One of the biggest problems to that is that the people that are fighting for fossil fuel jobs are fighting for the existence of fossil fuel jobs, and are not necessarily folks that are going to be saying, "Okay, we're definitely going to lose these jobs. What do we do for the communities?" There's a disconnect in terms of how this has talked about politically and makes it hard to have these kind of honest conversations. What is happening regardless of policy, what is happening because of policy, and then what kind of policies do we put in place to help workers, to help communities that are affected by the transition?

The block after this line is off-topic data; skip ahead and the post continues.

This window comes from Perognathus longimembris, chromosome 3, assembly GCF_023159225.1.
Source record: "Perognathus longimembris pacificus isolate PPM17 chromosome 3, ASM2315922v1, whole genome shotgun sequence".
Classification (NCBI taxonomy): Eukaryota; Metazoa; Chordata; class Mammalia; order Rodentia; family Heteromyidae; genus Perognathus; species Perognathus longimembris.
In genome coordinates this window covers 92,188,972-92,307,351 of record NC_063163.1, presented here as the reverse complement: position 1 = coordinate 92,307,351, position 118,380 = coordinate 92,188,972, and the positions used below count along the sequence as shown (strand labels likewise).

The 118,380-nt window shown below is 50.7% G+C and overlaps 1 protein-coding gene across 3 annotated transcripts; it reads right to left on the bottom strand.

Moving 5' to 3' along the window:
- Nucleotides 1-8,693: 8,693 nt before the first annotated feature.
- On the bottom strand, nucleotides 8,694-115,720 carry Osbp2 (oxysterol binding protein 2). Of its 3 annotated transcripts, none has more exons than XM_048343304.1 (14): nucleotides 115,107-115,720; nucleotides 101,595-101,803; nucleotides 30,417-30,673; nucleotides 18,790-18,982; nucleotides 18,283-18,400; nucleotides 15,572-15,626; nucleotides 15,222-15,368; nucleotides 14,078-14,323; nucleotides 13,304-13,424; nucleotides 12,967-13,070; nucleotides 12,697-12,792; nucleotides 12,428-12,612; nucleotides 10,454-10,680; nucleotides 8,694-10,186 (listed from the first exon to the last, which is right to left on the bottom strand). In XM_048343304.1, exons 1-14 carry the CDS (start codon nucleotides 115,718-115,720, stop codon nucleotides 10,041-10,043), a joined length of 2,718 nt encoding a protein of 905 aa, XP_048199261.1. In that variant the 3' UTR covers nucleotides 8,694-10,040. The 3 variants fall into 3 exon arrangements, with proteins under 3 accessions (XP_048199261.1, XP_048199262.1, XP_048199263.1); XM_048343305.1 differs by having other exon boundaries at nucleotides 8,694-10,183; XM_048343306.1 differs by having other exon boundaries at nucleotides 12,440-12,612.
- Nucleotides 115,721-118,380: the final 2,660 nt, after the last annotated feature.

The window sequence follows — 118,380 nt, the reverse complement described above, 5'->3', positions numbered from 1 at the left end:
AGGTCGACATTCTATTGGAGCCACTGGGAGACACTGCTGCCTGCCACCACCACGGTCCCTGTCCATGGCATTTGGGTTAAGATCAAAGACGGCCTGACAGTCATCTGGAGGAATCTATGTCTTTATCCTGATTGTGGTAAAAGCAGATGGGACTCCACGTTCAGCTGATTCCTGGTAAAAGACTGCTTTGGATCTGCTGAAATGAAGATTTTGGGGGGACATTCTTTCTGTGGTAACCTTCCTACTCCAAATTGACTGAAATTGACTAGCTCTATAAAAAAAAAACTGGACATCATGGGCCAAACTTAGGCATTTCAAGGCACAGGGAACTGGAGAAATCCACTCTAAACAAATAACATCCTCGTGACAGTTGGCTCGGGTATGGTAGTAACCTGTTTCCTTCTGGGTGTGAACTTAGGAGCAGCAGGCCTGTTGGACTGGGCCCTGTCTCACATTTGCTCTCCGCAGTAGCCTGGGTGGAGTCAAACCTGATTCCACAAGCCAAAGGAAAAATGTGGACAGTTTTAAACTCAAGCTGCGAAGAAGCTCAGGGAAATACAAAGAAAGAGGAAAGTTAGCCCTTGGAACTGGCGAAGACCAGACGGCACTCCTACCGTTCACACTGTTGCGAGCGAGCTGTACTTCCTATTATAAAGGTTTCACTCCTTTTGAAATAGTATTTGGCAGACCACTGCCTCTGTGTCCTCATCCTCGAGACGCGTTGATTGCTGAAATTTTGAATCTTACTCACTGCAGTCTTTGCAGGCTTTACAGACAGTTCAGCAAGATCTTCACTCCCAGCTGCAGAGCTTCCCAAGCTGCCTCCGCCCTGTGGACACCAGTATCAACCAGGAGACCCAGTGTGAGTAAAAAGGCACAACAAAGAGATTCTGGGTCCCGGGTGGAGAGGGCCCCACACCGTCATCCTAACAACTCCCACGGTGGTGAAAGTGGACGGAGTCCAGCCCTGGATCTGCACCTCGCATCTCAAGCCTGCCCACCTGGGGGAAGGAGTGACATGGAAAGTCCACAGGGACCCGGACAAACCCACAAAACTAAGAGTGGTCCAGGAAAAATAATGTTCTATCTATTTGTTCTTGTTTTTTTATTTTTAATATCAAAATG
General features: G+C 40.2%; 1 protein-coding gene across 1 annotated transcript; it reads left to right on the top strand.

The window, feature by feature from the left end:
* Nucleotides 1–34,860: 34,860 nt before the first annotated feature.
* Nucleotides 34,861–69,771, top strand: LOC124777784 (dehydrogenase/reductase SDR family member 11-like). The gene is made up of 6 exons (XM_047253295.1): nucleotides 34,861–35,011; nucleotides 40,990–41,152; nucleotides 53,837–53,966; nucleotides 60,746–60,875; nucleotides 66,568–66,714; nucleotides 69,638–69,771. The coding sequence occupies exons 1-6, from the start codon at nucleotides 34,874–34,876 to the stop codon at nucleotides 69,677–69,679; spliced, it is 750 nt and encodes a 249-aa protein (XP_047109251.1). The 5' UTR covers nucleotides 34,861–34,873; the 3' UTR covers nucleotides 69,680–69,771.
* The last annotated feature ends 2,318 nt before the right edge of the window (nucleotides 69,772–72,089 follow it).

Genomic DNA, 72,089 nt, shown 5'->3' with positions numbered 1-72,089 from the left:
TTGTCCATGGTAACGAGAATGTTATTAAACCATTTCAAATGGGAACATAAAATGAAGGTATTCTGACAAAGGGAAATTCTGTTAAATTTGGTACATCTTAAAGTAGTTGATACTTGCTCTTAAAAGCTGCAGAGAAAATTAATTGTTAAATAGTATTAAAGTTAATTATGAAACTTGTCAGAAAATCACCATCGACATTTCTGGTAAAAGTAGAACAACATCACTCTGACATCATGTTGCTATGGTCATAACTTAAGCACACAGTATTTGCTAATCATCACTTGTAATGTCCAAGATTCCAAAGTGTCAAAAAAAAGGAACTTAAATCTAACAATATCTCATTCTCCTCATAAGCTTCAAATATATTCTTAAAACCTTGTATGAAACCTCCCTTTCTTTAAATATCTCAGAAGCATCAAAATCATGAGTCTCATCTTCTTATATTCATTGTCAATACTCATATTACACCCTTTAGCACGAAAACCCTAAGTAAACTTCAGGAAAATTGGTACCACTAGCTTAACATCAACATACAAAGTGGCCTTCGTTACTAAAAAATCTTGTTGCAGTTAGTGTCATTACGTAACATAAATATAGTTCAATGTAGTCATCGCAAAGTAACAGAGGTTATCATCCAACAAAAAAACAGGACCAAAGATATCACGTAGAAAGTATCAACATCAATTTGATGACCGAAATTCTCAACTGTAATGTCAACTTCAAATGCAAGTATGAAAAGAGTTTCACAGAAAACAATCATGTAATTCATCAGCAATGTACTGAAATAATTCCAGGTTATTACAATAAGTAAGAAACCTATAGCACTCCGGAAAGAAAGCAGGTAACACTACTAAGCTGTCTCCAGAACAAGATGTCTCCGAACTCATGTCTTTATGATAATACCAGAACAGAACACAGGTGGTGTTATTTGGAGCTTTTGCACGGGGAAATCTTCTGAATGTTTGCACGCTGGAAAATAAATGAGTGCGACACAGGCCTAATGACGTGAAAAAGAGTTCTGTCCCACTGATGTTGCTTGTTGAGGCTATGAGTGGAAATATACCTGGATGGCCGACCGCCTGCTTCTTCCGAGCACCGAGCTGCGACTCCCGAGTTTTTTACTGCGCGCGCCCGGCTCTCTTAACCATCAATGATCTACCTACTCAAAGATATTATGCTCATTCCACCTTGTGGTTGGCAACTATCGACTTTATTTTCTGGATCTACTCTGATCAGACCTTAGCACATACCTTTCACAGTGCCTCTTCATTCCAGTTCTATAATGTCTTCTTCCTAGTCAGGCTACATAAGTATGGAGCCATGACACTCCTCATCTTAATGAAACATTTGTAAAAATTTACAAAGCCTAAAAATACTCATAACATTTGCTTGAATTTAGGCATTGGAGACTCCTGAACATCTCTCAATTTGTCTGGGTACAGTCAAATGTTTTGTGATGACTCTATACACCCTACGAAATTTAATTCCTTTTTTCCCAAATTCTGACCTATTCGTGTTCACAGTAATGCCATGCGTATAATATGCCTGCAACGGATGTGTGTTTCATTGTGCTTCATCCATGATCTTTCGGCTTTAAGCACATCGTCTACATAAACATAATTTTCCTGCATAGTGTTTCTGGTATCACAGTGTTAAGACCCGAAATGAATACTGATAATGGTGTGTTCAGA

Tanzina: Heather Richards is an Energy Reporter with E$E News. Jason Walsh is the Executive Director of the BlueGreen Alliance. Thanks to you both for joining.
Heather Richards: Thank you.